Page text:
Storm and Sewer

The Storm team operates approximately 254 miles of stormwater collection mains that reduce flooding and enhance water quality through targeted maintenance. The Sewer Team operates about 280 miles of wastewater collection conveyance system that functions reliably, is routinely subject to preventive maintenance inspections and repairs, and satisfies all the requirements of the Clean Water Act and Municipal Code.

Street and Construction

The Street and Construction portfolio maintains about 226 miles of roadway to a high standard, free of hazards, pavement failures, and other defects. The city uses a pavement management system to identify areas in need of rehabilitation at appropriate times to minimize costs and maximize pavement life. The average pavement condition index for the city is 73.

Water

The Water portfolio consists of two programs that maintain the water distribution system and water system quality. The water distribution program ensures public health protection by providing a safe, uninterrupted supply of drinking water through 298 miles of water mains and includes the replacement of aging components. The water quality program is responsible for the operation and maintenance of water supply infrastructure. It performs all required water quality testing and monitoring for reporting to EPA and/or its primacy agency.

The Beaverton Community

Located in the heart of the Tualatin Valley, midway between Mt. Hood and the Oregon coast, Beaverton combines the best of a big city and the peaceful surroundings of a small town. Just seven miles west of downtown Portland, Beaverton is Oregon’s sixth-largest city and the second-largest incorporated city in Washington County.

Beaverton is home to 97,500 people of all ages and backgrounds and is one of the most diverse cities in Oregon. One in three residents identifies as a person of color, roughly 20 percent were born outside of the U.S., and more than 100 languages are spoken in the Beaverton School District. This richness of cultural diversity is what makes Beaverton such a vibrant city.

Filled with eclectic charm, downtown Beaverton is a collection of mid-century shop fronts, turn-of-the-century landmarks, and the latest in mixed-use development. A new center for the arts with a large performing space recently opened and opportunities for shopping, entertainment, and exploration abound beyond the city’s core.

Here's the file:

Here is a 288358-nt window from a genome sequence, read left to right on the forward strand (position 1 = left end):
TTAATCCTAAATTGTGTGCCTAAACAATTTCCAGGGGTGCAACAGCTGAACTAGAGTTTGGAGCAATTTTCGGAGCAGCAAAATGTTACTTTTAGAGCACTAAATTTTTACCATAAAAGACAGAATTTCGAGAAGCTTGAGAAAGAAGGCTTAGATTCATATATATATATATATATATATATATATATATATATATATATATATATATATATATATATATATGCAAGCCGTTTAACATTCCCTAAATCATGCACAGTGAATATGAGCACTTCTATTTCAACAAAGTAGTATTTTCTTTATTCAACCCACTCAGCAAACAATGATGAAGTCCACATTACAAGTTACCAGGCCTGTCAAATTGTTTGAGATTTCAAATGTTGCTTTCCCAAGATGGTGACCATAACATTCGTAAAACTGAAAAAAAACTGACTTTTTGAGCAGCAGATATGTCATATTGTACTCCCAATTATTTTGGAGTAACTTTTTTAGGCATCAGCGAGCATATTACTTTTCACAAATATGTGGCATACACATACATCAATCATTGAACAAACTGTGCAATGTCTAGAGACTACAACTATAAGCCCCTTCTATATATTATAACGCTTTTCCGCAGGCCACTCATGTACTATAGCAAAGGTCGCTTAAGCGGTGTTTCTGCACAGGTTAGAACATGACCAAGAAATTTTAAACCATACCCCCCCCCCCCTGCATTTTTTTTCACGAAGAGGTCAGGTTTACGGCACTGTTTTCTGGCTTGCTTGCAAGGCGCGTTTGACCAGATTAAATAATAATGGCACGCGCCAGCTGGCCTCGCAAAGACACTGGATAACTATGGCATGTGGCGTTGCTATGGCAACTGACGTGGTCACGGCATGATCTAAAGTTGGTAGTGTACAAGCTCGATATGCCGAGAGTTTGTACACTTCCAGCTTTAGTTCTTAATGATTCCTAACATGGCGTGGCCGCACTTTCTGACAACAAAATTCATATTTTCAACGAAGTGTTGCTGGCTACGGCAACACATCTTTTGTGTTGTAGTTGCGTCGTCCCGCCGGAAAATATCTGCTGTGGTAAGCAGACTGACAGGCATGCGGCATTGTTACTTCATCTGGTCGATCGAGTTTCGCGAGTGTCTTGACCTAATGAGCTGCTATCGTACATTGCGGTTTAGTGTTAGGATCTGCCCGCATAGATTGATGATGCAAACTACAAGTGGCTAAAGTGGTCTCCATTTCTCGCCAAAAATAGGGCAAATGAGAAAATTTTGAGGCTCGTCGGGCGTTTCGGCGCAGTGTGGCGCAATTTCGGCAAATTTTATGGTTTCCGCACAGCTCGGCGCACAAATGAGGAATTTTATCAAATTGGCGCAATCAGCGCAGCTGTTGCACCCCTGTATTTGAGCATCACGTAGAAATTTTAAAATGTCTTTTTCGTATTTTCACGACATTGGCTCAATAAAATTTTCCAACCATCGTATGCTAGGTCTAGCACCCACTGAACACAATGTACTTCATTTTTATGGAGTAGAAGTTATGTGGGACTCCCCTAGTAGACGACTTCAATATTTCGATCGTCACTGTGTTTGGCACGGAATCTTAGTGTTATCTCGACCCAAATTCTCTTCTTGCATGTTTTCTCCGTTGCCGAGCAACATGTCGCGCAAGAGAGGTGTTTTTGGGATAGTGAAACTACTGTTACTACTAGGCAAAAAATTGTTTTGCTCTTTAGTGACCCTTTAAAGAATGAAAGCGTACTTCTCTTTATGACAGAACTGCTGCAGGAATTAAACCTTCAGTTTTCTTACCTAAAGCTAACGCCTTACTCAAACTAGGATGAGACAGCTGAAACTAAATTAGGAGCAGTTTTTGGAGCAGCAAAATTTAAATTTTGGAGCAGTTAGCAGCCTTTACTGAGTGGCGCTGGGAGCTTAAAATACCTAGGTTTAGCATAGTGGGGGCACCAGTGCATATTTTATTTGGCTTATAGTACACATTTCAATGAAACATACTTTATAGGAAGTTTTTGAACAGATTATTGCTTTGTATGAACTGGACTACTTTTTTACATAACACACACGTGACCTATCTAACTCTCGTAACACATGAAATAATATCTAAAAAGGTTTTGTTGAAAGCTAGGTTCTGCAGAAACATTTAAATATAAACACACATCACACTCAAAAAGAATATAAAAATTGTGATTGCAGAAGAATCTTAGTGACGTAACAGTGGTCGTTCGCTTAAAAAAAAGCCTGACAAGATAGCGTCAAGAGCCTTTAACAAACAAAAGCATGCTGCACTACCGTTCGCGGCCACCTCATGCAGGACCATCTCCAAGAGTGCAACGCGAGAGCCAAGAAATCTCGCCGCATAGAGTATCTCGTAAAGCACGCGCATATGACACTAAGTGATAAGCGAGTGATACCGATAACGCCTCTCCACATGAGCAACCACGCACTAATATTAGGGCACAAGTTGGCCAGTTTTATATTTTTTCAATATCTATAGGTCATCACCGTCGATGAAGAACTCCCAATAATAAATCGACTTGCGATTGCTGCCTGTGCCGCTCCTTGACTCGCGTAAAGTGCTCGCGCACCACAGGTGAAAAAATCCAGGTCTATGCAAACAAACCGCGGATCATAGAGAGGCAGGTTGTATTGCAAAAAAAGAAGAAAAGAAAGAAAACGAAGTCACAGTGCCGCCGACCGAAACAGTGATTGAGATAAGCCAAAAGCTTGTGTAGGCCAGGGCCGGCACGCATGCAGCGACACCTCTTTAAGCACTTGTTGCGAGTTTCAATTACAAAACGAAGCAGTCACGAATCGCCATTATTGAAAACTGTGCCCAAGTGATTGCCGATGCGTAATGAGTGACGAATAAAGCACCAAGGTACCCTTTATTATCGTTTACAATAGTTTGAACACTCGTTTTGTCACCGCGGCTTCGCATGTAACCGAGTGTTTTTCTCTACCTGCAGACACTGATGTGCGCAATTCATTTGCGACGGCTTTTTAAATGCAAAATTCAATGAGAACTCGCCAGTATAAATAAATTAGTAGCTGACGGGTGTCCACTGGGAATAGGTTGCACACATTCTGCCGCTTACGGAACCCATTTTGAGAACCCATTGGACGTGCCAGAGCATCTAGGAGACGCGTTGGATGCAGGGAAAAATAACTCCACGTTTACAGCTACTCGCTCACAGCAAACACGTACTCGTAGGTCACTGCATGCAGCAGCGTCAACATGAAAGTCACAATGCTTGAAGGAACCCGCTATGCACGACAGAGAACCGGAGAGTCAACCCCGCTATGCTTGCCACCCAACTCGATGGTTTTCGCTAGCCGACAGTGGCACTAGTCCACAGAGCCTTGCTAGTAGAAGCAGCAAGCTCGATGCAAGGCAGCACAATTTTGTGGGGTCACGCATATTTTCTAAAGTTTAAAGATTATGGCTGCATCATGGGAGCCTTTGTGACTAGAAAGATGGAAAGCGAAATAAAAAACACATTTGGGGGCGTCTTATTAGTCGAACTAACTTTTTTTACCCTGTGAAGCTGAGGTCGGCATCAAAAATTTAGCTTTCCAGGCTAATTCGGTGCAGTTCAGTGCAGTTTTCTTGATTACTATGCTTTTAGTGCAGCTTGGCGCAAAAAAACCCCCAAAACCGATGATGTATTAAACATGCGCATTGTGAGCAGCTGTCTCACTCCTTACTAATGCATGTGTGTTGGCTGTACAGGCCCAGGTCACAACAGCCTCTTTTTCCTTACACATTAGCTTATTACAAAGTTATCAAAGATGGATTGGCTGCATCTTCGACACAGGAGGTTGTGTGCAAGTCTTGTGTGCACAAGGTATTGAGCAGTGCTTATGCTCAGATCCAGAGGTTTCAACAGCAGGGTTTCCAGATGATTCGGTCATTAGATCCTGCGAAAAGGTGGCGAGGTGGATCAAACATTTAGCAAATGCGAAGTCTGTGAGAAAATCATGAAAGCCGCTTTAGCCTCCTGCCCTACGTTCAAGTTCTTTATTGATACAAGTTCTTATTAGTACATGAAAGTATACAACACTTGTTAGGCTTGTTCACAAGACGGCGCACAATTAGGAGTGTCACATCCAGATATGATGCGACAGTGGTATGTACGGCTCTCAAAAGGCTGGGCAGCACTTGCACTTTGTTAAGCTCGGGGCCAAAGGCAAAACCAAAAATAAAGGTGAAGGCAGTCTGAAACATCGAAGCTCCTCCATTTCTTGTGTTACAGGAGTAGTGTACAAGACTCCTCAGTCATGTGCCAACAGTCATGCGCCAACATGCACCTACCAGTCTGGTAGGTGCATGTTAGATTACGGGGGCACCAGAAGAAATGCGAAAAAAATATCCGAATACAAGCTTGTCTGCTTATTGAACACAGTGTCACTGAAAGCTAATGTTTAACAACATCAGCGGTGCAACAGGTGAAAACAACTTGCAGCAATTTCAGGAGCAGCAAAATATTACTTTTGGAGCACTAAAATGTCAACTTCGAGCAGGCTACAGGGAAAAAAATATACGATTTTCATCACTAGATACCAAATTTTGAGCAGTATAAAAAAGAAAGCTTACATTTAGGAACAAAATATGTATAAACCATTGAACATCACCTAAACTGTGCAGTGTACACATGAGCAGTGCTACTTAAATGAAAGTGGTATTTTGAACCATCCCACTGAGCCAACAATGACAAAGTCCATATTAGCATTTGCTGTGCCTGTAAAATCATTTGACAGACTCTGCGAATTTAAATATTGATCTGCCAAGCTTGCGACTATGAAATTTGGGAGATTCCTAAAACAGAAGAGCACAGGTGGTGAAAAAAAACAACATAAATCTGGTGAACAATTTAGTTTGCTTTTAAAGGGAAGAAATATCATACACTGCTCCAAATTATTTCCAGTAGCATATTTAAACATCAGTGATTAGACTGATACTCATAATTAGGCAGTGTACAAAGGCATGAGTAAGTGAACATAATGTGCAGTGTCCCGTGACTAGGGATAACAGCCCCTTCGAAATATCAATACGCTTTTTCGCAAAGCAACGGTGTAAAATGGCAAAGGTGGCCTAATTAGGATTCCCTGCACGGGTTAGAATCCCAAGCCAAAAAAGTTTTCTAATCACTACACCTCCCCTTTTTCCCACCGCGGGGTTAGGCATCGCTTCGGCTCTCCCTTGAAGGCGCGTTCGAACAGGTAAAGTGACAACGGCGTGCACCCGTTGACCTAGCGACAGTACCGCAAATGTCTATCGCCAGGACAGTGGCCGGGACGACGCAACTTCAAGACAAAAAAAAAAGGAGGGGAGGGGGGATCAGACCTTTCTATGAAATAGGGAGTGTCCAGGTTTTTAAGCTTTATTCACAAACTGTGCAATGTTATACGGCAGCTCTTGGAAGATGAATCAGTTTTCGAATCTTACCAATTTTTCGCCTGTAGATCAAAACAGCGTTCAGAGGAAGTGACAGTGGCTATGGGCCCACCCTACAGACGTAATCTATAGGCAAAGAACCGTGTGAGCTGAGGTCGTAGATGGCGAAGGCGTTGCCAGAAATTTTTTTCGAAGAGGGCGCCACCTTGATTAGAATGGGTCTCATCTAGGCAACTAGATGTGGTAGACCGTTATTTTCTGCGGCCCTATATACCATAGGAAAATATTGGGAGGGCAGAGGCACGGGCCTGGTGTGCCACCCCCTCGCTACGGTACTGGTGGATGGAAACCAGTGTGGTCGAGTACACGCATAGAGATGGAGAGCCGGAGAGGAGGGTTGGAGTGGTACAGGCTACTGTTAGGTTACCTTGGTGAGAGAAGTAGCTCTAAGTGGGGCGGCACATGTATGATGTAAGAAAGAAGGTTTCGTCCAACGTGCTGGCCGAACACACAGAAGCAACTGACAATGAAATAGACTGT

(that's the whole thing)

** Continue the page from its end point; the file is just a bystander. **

Through a partnership with Tualatin Hills Park and Recreation District, Beaverton residents enjoy many outdoor activities. With more than 100 parks encompassing 1,000 acres, every home in Beaverton is within a half-mile of a park. The city has 30 miles of hiking trails and a 25-mile network of bike paths. Within an hour’s drive, there are many more natural areas and opportunities for recreation, including ski slopes to the East and ocean beaches to the West.

Beaverton’s neighborhoods offer more opportunities for neighbors to have fun and make a greater impact on the community. Along tree-lined streets, neighbors are often out jogging, biking, dog-walking, and enjoying everything the city has to offer. From outdoor concerts to art, multicultural festivals, and celebrations, Beaverton’s annual events help bring the community together.

Beaverton has a long history of thoughtful planning, addressing housing, transportation, economic development, diversity, equity, inclusion, and justice, among many others. The Beaverton community vision project won awards for community outreach and substance and continues to be integral to the development of Council priorities. Beaverton is proud that its residents and businesses take advantage of many well-designed means to interact with the city.

Welcoming residents and visitors from everywhere, Beaverton is eager to share all that makes it the best in Oregon.

Compensation

The full salary range is $128,480 – $172,169 with an expected hiring range of $156,179 – $172,169 depending on qualifications. The City of Beaverton provides a generous benefits package. Learn more about our options and employee-based benefits here.

How to Apply

Applications will be accepted electronically by Raftelis. Applicants complete a brief online form and are prompted to provide a cover letter and resume. Open until filled with ongoing review of applications.

The City of Beaverton is an equal opportunity employer and does not discriminate on the basis of age, sex, marital status, race, color, creed, mental or physical disability, religion, national origin, familial status, sexual orientation, gender identity, or source of income in the admission or access to, or employment in, its programs or activities. The City of Beaverton recognizes the significant contributions of veterans in protecting the liberties our residents enjoy. The city complies with Oregon’s Veterans’ Preference Law.

Questions

For more information or questions regarding the City of Beaverton or the Public Works Director position, please contact Heather Gantz at hgantz@raftelis.com or Robert Colichio at rcolichio@raftelis.com.